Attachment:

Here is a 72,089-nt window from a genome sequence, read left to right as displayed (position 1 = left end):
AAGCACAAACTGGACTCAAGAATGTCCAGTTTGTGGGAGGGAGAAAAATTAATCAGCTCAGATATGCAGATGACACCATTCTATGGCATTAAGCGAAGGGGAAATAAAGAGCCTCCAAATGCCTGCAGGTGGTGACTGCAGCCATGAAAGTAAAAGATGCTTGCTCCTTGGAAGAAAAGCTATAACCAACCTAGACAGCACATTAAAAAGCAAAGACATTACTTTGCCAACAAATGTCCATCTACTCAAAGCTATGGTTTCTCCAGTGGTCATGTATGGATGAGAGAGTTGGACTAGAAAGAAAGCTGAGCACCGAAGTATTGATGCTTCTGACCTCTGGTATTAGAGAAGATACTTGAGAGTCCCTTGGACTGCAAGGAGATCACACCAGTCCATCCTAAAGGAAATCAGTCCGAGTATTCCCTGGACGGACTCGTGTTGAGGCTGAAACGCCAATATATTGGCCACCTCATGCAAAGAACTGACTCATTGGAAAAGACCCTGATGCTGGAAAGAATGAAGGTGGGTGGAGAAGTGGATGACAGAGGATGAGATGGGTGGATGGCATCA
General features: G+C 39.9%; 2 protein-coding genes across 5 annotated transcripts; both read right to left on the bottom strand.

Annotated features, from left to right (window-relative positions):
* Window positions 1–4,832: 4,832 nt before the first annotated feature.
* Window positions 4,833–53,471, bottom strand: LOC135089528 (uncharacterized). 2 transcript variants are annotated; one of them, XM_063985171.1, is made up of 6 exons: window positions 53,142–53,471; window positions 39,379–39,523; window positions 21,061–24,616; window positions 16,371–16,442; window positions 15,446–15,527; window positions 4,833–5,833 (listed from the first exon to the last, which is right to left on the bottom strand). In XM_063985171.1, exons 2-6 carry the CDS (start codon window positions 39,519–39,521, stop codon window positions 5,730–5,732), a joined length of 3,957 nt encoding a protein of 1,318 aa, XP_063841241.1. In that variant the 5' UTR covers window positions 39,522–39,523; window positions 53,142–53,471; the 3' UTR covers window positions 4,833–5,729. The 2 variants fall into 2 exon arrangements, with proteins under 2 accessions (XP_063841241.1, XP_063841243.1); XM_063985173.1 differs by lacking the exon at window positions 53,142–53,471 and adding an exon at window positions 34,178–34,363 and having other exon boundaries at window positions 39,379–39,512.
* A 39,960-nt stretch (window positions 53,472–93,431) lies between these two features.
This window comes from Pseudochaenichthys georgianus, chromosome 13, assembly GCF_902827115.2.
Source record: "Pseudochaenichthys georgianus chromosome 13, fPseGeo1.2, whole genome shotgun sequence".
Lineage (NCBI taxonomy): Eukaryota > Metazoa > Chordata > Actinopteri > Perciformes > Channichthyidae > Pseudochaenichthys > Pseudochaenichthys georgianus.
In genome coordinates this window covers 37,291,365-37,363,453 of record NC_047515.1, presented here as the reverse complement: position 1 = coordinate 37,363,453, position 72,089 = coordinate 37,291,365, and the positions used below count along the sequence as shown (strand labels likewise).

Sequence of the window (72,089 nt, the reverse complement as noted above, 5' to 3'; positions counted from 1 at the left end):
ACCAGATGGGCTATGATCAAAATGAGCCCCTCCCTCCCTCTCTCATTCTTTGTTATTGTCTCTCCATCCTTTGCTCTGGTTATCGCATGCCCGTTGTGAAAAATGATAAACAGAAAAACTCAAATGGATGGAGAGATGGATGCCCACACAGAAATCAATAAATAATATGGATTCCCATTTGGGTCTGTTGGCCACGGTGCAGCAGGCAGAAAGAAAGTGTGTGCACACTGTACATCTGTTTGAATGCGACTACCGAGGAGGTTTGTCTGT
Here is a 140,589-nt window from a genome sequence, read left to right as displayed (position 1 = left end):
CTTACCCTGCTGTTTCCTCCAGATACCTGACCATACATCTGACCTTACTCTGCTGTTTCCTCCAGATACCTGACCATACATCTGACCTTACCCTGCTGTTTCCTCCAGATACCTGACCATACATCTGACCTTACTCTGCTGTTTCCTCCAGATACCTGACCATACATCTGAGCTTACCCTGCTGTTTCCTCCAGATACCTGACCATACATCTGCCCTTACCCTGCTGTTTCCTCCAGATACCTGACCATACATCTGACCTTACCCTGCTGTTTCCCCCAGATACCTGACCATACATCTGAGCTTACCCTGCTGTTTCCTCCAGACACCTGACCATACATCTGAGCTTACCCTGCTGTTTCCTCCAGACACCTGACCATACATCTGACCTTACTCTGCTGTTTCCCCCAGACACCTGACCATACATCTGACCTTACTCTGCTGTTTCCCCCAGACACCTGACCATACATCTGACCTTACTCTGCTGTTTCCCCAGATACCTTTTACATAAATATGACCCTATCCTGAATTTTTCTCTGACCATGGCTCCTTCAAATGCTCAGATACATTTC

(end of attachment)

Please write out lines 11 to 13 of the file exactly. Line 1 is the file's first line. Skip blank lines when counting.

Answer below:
In genome coordinates this window covers 37,291,365-37,363,453 of record NC_047515.1, presented here as the reverse complement: position 1 = coordinate 37,363,453, position 72,089 = coordinate 37,291,365, and the positions used below count along the sequence as shown (strand labels likewise).

Sequence of the window (72,089 nt, the reverse complement as noted above, 5' to 3'; positions counted from 1 at the left end):
ACCAGATGGGCTATGATCAAAATGAGCCCCTCCCTCCCTCTCTCATTCTTTGTTATTGTCTCTCCATCCTTTGCTCTGGTTATCGCATGCCCGTTGTGAAAAATGATAAACAGAAAAACTCAAATGGATGGAGAGATGGATGCCCACACAGAAATCAATAAATAATATGGATTCCCATTTGGGTCTGTTGGCCACGGTGCAGCAGGCAGAAAGAAAGTGTGTGCACACTGTACATCTGTTTGAATGCGACTACCGAGGAGGTTTGTCTGT